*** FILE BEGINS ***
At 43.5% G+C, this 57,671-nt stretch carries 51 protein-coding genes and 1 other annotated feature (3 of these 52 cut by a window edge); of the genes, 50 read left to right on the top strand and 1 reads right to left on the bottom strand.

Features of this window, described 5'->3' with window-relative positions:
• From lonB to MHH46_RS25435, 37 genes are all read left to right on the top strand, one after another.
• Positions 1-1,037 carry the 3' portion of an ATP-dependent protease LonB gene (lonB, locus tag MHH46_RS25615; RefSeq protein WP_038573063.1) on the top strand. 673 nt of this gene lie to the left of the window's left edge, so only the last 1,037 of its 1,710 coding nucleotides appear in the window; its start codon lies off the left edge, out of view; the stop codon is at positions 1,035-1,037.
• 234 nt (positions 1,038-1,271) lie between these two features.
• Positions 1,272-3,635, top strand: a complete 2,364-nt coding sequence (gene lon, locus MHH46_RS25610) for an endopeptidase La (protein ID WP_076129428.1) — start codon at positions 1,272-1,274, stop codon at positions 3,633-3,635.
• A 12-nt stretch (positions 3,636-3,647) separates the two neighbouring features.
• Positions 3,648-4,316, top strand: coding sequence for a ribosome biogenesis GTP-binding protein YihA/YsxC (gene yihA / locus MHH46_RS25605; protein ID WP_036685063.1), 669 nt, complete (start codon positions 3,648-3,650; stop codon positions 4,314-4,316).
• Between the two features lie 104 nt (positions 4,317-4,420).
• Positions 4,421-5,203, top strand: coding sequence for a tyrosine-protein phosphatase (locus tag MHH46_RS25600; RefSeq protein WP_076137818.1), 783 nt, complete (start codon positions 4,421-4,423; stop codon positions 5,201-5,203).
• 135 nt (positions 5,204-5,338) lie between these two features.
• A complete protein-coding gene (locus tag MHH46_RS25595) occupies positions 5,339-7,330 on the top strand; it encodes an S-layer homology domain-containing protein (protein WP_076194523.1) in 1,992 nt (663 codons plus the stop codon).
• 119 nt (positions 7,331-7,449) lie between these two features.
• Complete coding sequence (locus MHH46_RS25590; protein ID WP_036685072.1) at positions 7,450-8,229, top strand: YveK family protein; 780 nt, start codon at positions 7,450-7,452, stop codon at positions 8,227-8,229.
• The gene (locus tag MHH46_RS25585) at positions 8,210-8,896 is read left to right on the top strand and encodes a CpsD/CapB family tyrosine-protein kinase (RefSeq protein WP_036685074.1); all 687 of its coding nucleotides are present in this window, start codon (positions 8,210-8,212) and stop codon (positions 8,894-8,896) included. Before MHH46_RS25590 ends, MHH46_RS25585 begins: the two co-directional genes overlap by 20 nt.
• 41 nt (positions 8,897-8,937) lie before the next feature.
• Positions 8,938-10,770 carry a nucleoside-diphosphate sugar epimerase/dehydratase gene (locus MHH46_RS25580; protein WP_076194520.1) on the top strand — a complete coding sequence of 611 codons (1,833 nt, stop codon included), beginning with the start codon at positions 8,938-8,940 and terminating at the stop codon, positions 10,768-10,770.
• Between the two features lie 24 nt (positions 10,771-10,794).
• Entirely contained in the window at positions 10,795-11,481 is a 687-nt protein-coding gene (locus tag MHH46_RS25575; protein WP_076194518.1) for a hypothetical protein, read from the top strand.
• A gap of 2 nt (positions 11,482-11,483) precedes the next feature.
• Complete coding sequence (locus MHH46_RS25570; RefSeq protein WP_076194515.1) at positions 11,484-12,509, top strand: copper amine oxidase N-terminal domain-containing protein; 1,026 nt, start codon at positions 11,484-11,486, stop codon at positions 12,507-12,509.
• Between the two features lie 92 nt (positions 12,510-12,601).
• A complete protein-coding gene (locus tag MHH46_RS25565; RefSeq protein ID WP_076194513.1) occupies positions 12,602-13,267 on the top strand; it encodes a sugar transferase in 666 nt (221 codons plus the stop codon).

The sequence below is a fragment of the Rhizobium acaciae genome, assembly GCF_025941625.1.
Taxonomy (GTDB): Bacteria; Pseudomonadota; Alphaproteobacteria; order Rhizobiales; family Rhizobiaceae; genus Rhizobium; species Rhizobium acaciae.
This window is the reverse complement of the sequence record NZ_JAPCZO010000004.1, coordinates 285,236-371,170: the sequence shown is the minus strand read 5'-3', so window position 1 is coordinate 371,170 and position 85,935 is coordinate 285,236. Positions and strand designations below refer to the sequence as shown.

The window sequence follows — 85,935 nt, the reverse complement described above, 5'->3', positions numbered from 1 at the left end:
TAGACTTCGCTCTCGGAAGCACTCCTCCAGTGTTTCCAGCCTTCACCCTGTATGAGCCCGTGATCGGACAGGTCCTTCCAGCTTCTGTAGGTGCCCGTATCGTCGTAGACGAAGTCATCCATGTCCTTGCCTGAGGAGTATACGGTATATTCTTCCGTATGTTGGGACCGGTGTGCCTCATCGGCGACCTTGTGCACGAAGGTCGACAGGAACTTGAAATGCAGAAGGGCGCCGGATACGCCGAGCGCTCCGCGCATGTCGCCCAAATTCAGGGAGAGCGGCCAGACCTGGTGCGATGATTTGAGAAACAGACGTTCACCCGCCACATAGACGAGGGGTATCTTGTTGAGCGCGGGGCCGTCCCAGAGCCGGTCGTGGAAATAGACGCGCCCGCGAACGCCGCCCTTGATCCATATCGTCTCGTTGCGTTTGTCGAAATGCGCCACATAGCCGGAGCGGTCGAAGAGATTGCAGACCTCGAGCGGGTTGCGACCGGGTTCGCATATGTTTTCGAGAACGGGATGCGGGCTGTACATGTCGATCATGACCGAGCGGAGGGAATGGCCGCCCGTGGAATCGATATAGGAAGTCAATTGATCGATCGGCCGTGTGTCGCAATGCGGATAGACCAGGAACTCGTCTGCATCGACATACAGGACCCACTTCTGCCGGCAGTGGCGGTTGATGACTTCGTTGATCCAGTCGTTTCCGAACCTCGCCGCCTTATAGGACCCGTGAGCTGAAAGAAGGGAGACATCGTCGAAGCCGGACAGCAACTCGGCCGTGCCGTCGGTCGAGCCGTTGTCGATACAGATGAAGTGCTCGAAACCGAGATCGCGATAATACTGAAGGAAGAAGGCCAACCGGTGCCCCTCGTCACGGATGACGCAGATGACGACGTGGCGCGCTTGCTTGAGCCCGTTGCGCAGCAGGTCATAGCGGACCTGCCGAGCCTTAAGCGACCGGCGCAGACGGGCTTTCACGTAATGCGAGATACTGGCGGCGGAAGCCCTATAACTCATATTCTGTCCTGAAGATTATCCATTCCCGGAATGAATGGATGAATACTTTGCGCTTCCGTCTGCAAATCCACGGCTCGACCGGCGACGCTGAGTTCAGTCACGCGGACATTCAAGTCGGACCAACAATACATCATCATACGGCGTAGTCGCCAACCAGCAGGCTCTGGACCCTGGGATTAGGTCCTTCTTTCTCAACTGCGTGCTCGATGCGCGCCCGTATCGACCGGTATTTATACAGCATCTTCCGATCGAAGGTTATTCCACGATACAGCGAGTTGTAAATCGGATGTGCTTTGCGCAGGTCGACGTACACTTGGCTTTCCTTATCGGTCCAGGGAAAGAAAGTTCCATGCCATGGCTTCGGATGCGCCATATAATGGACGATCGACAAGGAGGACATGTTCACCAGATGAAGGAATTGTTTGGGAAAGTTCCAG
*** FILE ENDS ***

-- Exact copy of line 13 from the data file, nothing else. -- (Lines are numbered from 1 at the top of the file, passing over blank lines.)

• 119 nt (positions 7,331-7,449) lie between these two features.